Consumer sentiment: Fear and loathing in America
Consumer sentiment has remained largely unchanged in the past month with gains prospects for the overall economy offset by declines in buying attitudes, according to the University of Michigan Surveys of Consumers.
The expected improvements in the economy were largely driven by those who expected Joe Biden to win, while the declines in buying attitudes were due to uncertain prospects for jobs and incomes due to the resurgence in COVID infection and death rates, said U-M economist Richard Curtin, director of the surveys.
Since a Biden win over Donald Trump was anticipated in the October survey by a double-digit margin (53% vs. 42%), it should be no surprise that optimism about the future course of the economy and personal finances among Democrats rose compared with Republicans, he said. Compared with three months ago, the Expectations Index rose by 50% among Democrats but just 7% among Republicans.
“Fear and loathing now dominate the mood of consumers, producing a false sense of confidence,” Curtin said. “Fears have increased due to rising rates of COVID infections and deaths, and loathing has been generated by the hyperpartisanship that has driven the election to ideological extremes.
“Moreover, the impacts of the covid virus and the extremes of hyperpartisanship will continue long past next week’s election, with the potential to permanently alter the economic and political landscape. Restoring optimism requires progress against the coronavirus and mitigating its uneven impact on families, firms and local governments.”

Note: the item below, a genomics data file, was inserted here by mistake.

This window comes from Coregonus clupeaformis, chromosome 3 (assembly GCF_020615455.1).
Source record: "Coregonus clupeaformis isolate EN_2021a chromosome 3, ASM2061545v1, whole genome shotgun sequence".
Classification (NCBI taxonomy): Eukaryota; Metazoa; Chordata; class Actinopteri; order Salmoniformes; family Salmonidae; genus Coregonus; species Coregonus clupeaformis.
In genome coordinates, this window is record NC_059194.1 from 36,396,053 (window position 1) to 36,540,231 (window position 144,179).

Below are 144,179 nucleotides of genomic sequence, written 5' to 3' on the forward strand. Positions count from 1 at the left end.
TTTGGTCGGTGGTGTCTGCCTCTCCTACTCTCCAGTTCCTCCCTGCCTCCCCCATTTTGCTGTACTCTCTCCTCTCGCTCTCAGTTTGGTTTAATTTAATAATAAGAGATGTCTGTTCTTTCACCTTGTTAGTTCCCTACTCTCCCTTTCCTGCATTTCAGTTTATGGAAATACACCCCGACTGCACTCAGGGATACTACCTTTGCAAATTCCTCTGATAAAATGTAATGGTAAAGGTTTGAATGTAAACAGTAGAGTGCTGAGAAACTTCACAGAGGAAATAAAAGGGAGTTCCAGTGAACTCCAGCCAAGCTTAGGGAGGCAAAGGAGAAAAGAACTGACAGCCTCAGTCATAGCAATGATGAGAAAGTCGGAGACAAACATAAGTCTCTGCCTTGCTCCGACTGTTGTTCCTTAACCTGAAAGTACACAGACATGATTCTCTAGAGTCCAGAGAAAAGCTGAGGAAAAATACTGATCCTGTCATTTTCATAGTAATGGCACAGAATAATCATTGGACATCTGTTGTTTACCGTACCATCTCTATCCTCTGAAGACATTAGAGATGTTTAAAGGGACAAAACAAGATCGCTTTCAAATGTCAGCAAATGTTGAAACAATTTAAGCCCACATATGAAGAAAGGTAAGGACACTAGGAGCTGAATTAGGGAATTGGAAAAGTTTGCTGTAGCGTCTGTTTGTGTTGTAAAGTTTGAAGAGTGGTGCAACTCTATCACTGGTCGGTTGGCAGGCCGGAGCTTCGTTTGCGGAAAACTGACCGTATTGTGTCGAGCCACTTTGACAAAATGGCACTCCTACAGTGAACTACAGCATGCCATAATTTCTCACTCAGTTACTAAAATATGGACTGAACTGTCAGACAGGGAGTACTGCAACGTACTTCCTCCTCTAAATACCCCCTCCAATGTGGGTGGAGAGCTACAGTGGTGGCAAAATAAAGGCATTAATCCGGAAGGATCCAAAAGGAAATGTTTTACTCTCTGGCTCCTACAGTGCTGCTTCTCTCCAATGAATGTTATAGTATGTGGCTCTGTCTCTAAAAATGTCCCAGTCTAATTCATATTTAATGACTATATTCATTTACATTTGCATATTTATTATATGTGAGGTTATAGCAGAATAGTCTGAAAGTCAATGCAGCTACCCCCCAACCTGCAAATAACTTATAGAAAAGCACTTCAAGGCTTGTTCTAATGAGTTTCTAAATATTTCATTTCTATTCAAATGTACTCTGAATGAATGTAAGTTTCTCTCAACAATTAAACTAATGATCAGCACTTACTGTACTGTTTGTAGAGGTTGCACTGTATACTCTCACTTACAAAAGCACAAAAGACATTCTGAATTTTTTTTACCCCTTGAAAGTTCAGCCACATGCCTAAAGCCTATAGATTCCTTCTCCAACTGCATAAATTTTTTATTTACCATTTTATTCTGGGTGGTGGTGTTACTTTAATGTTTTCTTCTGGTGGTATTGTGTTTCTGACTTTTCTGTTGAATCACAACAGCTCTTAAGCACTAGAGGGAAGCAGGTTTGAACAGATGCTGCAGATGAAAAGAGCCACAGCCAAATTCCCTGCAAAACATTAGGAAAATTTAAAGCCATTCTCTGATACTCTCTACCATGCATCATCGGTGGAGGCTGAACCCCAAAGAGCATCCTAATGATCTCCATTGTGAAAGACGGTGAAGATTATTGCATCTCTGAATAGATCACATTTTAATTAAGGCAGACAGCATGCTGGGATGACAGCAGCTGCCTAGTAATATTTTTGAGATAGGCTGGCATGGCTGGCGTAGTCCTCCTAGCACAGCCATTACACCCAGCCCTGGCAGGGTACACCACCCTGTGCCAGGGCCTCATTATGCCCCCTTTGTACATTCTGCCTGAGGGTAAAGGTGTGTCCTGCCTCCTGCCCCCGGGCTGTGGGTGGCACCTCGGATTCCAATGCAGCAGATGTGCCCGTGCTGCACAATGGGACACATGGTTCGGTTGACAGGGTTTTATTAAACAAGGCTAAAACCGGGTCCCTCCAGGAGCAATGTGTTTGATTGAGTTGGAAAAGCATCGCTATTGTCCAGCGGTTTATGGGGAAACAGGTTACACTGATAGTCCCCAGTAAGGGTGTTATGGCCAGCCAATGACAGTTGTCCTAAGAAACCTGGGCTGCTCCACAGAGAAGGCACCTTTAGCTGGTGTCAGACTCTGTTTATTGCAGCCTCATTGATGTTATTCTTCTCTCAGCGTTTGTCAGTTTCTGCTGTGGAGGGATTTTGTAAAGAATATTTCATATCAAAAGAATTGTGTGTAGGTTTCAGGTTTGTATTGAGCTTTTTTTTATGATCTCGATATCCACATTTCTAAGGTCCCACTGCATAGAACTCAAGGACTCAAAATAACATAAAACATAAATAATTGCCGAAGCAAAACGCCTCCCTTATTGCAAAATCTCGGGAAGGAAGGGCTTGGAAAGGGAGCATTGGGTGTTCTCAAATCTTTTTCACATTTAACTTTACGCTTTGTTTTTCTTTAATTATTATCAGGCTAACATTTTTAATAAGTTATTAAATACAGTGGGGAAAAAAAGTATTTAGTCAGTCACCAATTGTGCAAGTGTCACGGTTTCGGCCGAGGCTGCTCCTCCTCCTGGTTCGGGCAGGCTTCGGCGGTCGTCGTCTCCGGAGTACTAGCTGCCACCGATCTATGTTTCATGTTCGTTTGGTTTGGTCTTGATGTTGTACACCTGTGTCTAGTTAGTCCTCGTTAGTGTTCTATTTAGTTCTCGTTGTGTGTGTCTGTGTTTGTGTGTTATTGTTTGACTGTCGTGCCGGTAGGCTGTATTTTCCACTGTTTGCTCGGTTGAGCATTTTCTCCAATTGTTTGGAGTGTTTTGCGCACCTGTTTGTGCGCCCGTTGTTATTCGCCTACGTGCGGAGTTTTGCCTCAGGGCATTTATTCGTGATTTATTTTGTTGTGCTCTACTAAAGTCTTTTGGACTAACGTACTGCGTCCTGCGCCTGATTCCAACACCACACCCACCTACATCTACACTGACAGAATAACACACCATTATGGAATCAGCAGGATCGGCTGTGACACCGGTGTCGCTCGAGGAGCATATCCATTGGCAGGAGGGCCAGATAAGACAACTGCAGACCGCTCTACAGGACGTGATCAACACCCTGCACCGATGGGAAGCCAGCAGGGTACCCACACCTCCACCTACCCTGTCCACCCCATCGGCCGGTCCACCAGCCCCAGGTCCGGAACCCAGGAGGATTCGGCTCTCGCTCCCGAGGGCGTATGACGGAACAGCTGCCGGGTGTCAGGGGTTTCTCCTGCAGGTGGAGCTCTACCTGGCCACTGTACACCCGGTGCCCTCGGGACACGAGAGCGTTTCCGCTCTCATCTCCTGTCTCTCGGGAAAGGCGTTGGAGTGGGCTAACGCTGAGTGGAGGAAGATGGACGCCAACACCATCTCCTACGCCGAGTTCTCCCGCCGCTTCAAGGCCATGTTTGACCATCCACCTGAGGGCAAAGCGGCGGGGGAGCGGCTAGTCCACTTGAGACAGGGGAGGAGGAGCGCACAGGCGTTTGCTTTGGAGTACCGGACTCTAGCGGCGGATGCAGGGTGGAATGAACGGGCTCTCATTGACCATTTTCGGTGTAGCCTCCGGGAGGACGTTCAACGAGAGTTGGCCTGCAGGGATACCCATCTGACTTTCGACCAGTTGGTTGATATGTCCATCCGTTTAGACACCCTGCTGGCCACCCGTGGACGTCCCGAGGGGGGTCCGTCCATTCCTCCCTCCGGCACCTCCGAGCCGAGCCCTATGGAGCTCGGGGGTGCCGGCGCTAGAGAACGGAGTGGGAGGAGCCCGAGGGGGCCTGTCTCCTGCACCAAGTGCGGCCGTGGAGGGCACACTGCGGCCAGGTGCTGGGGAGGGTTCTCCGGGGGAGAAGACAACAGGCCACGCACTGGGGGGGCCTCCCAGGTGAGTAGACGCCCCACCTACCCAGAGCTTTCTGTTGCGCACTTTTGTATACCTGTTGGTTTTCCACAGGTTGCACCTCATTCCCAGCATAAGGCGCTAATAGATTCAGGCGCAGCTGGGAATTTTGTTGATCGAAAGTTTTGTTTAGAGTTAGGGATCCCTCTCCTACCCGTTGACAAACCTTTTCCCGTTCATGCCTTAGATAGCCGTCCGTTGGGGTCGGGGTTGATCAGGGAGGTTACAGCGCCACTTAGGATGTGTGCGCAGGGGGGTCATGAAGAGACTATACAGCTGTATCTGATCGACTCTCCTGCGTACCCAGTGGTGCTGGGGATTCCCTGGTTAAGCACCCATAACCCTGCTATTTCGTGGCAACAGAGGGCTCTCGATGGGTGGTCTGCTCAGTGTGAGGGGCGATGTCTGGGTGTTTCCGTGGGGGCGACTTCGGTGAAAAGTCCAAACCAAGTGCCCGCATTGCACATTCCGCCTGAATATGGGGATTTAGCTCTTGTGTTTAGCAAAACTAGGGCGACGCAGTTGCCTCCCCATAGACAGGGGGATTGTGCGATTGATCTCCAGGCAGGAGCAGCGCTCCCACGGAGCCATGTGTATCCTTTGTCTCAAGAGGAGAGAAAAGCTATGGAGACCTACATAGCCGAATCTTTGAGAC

Prospects for the economy
There was little doubt that the majority of consumers expected the economy to post gains in the near term, but those gains would only slowly improve the overall economy over the longer term, Curtin said. Consumers judged it an even toss-up whether the economy would either avoid or experience another downturn over the next five years, the best reading in the survey during the past six months. Future job prospects remained the top concern of most consumers, with the national unemployment rate expected to decline at a slowing pace into late 2021.
Precautionary savings still a priority
There is no clearer sign of the negative impact on spending from job and income uncertainty than when consumers spontaneously cite these concerns, Curtin said. Importantly, these concerns will keep precautionary savings at elevated levels, he said.
Buying conditions for household durables have been stuck at lows for the past six months, while vehicle buying has fared slightly better due to low interest rates, although positive views of vehicle prices have steeply declined. Home purchases have been the sole exception, regaining their pre-pandemic peak due to lows in market mortgage rates, while new home construction boosted demand for appliances and other home furnishings.
Consumer Sentiment Index
The Consumer Sentiment Index was 81.8 in October, just above the 80.4 in September, but still below the February peak of 101.0 and last October’s reading of 95.5. The Expectations Index was 79.2 in October, up from 75.6 in September, but below last year’s 84.2. The Current Conditions Index fell to 85.9 from 87.8 in September and last October’s 113.2.
About the surveys
The Surveys of Consumers is a rotating panel survey based on a nationally representative sample that gives each household in the coterminous U.S. an equal probability of being selected. Interviews are conducted throughout the month by telephone. The minimum monthly change required for significance at the 95% level in the Sentiment Index is 4.8 points; for the Current and Expectations Index, the minimum is 6 points.